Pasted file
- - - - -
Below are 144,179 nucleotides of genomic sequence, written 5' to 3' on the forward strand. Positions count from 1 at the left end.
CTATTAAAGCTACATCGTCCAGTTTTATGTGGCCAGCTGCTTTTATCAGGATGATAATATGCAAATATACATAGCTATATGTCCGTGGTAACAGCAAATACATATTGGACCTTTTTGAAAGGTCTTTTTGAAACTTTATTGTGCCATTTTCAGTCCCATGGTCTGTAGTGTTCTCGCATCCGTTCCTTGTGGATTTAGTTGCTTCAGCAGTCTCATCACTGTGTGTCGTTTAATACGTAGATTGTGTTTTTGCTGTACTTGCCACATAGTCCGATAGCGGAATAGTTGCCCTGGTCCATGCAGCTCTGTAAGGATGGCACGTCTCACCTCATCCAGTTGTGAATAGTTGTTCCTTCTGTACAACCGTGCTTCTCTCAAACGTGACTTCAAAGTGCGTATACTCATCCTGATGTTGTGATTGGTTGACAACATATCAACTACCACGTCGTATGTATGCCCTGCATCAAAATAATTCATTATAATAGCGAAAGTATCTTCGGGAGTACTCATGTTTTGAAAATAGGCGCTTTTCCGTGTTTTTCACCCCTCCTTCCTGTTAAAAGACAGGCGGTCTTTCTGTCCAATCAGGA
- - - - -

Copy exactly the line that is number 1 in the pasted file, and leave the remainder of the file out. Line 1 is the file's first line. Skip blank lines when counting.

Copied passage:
Below are 144,179 nucleotides of genomic sequence, written 5' to 3' on the forward strand. Positions count from 1 at the left end.